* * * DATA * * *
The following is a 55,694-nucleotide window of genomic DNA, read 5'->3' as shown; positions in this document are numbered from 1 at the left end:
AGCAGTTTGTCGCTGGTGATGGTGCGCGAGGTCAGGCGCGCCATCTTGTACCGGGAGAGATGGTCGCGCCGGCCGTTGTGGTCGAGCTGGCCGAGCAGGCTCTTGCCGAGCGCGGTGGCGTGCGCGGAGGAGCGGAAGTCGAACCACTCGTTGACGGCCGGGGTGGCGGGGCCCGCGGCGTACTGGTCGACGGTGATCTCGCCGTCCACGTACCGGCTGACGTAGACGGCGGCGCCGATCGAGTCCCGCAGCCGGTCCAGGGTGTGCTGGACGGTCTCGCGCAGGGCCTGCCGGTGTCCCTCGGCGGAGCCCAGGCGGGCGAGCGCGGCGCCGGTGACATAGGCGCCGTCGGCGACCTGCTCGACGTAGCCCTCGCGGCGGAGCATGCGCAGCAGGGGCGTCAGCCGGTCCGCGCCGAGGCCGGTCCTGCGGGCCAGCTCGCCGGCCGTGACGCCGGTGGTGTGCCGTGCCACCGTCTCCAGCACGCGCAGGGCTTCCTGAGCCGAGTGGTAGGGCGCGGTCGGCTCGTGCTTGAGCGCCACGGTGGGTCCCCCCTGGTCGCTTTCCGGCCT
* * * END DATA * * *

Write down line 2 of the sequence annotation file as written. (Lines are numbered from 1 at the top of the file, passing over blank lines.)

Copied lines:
AGCAGTTTGTCGCTGGTGATGGTGCGCGAGGTCAGGCGCGCCATCTTGTACCGGGAGAGATGGTCGCGCCGGCCGTTGTGGTCGAGCTGGCCGAGCAGGCTCTTGCCGAGCGCGGTGGCGTGCGCGGAGGAGCGGAAGTCGAACCACTCGTTGACGGCCGGGGTGGCGGGGCCCGCGGCGTACTGGTCGACGGTGATCTCGCCGTCCACGTACCGGCTGACGTAGACGGCGGCGCCGATCGAGTCCCGCAGCCGGTCCAGGGTGTGCTGGACGGTCTCGCGCAGGGCCTGCCGGTGTCCCTCGGCGGAGCCCAGGCGGGCGAGCGCGGCGCCGGTGACATAGGCGCCGTCGGCGACCTGCTCGACGTAGCCCTCGCGGCGGAGCATGCGCAGCAGGGGCGTCAGCCGGTCCGCGCCGAGGCCGGTCCTGCGGGCCAGCTCGCCGGCCGTGACGCCGGTGGTGTGCCGTGCCACCGTCTCCAGCACGCGCAGGGCTTCCTGAGCCGAGTGGTAGGGCGCGGTCGGCTCGTGCTTGAGCGCCACGGTGGGTCCCCCCTGGTCGCTTTCCGGCCT